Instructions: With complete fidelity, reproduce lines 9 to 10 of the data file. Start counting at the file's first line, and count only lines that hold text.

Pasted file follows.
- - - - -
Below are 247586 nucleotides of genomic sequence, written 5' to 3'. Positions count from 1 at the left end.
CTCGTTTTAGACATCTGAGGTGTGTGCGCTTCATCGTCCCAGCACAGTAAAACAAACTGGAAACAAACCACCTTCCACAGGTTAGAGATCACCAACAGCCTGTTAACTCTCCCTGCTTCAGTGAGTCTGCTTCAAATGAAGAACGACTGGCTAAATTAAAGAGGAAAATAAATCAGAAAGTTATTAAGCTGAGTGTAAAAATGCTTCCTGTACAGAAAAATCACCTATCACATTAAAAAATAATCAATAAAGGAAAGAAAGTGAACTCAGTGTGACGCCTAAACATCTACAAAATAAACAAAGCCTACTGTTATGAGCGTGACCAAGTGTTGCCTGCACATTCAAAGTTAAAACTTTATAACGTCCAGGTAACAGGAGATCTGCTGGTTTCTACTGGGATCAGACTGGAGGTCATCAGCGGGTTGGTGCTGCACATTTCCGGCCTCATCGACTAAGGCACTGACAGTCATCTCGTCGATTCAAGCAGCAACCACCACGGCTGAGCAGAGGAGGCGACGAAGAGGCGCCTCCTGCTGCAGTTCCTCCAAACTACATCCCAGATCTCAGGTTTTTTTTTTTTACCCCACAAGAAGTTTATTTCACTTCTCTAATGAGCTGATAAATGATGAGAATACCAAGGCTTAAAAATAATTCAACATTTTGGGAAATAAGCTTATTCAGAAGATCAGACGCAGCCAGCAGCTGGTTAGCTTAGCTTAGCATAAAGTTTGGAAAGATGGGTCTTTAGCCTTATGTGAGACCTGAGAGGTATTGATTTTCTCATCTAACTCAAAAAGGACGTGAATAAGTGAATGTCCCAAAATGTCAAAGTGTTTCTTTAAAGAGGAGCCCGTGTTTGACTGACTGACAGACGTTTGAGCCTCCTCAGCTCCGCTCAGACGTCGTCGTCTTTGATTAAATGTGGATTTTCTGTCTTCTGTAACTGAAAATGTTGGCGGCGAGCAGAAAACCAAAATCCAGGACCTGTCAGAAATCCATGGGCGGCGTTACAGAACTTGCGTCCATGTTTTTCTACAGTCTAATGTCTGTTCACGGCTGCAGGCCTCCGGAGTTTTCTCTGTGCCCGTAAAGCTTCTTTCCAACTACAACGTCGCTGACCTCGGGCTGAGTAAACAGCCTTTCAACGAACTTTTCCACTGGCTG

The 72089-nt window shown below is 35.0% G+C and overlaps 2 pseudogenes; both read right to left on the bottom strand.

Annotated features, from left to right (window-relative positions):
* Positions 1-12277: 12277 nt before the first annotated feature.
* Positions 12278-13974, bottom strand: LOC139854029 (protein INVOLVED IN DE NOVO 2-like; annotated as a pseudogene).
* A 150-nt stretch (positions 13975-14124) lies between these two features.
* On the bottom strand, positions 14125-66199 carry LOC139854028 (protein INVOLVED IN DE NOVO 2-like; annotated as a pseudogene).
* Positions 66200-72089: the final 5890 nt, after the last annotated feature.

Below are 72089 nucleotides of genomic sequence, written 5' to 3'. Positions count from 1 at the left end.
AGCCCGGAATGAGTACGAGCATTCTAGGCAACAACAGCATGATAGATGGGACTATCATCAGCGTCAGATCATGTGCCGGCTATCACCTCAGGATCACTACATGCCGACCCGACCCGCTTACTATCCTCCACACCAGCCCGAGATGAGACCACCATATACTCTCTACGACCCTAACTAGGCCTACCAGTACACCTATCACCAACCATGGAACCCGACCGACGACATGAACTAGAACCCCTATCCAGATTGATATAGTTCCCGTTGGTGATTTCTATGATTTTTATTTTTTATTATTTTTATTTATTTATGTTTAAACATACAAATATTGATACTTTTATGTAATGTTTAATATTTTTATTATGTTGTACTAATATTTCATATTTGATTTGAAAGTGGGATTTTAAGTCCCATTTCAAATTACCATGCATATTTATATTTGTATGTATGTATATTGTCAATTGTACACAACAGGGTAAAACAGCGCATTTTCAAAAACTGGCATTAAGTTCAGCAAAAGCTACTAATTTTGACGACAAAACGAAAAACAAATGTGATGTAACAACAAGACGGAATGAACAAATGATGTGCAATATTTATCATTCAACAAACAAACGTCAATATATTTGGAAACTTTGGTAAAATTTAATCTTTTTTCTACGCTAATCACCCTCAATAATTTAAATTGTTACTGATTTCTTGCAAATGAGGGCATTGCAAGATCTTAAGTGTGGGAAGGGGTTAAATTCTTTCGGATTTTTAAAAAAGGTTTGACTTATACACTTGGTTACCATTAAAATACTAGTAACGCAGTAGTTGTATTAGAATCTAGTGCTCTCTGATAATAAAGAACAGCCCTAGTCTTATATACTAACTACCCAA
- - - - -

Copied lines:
* Positions 66200-72089: the final 5890 nt, after the last annotated feature.

Below are 72089 nucleotides of genomic sequence, written 5' to 3'. Positions count from 1 at the left end.